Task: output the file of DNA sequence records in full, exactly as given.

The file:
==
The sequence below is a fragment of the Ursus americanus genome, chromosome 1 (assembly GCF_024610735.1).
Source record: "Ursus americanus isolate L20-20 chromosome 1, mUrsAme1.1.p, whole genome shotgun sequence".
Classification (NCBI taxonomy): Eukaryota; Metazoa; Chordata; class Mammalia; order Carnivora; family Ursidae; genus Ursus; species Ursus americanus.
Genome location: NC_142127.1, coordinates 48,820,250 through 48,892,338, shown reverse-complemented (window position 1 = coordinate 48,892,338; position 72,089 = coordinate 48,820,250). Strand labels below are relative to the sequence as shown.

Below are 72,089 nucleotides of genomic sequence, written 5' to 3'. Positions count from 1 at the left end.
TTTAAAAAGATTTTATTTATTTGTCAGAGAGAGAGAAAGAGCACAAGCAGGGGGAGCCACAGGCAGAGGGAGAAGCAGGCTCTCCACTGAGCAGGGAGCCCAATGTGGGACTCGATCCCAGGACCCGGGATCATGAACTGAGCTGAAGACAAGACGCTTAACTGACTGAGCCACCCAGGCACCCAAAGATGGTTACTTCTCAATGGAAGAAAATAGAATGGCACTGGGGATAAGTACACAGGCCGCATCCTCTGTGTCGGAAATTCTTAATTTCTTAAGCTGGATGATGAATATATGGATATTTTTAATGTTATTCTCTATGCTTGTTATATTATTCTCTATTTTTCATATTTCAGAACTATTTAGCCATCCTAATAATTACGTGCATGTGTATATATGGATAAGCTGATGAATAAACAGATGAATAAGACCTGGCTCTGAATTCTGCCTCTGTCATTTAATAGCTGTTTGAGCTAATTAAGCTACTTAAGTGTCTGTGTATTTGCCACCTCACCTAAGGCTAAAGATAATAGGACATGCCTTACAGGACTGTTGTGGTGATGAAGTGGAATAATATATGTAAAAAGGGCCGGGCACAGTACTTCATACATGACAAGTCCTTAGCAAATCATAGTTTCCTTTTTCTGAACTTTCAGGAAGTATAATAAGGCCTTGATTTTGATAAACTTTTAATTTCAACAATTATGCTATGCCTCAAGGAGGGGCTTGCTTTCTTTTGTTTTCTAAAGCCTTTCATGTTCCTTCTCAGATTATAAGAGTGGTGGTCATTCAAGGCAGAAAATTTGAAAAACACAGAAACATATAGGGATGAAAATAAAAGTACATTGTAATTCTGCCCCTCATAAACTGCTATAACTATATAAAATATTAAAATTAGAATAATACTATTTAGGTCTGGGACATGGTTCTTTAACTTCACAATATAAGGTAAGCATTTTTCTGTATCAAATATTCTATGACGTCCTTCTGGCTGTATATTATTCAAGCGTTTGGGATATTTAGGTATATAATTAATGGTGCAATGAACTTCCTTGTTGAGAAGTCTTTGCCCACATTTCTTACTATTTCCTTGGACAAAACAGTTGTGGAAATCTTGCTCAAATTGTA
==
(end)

The sequence below is a fragment of the Ursus americanus genome, chromosome 1 (assembly GCF_024610735.1).
Source record: "Ursus americanus isolate L20-20 chromosome 1, mUrsAme1.1.p, whole genome shotgun sequence".
Classification (NCBI taxonomy): Eukaryota; Metazoa; Chordata; class Mammalia; order Carnivora; family Ursidae; genus Ursus; species Ursus americanus.
Genome location: NC_142127.1, coordinates 48,820,250 through 48,892,338, shown reverse-complemented (window position 1 = coordinate 48,892,338; position 72,089 = coordinate 48,820,250). Strand labels below are relative to the sequence as shown.

Below are 72,089 nucleotides of genomic sequence, written 5' to 3'. Positions count from 1 at the left end.
TTTAAAAAGATTTTATTTATTTGTCAGAGAGAGAGAAAGAGCACAAGCAGGGGGAGCCACAGGCAGAGGGAGAAGCAGGCTCTCCACTGAGCAGGGAGCCCAATGTGGGACTCGATCCCAGGACCCGGGATCATGAACTGAGCTGAAGACAAGACGCTTAACTGACTGAGCCACCCAGGCACCCAAAGATGGTTACTTCTCAATGGAAGAAAATAGAATGGCACTGGGGATAAGTACACAGGCCGCATCCTCTGTGTCGGAAATTCTTAATTTCTTAAGCTGGATGATGAATATATGGATATTTTTAATGTTATTCTCTATGCTTGTTATATTATTCTCTATTTTTCATATTTCAGAACTATTTAGCCATCCTAATAATTACGTGCATGTGTATATATGGATAAGCTGATGAATAAACAGATGAATAAGACCTGGCTCTGAATTCTGCCTCTGTCATTTAATAGCTGTTTGAGCTAATTAAGCTACTTAAGTGTCTGTGTATTTGCCACCTCACCTAAGGCTAAAGATAATAGGACATGCCTTACAGGACTGTTGTGGTGATGAAGTGGAATAATATATGTAAAAAGGGCCGGGCACAGTACTTCATACATGACAAGTCCTTAGCAAATCATAGTTTCCTTTTTCTGAACTTTCAGGAAGTATAATAAGGCCTTGATTTTGATAAACTTTTAATTTCAACAATTATGCTATGCCTCAAGGAGGGGCTTGCTTTCTTTTGTTTTCTAAAGCCTTTCATGTTCCTTCTCAGATTATAAGAGTGGTGGTCATTCAAGGCAGAAAATTTGAAAAACACAGAAACATATAGGGATGAAAATAAAAGTACATTGTAATTCTGCCCCTCATAAACTGCTATAACTATATAAAATATTAAAATTAGAATAATACTATTTAGGTCTGGGACATGGTTCTTTAACTTCACAATATAAGGTAAGCATTTTTCTGTATCAAATATTCTATGACGTCCTTCTGGCTGTATATTATTCAAGCGTTTGGGATATTTAGGTATATAATTAATGGTGCAATGAACTTCCTTGTTGAGAAGTCTTTGCCCACATTTCTTACTATTTCCTTGGACAAAACAGTTGTGGAAATCTTGCTCAAATTGTA